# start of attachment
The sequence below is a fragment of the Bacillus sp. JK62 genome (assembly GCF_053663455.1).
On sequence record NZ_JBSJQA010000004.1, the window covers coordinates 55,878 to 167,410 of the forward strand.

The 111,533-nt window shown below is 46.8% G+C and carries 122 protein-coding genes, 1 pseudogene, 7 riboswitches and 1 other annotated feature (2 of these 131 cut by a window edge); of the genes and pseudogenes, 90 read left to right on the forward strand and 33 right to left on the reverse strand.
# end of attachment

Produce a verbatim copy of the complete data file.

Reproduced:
The sequence below is a fragment of the Bacillus sp. JK62 genome (assembly GCF_053663455.1).
On sequence record NZ_JBSJQA010000004.1, the window covers coordinates 55,878 to 167,410 of the forward strand.

The 111,533-nt window shown below is 46.8% G+C and carries 122 protein-coding genes, 1 pseudogene, 7 riboswitches and 1 other annotated feature (2 of these 131 cut by a window edge); of the genes and pseudogenes, 90 read left to right on the forward strand and 33 right to left on the reverse strand.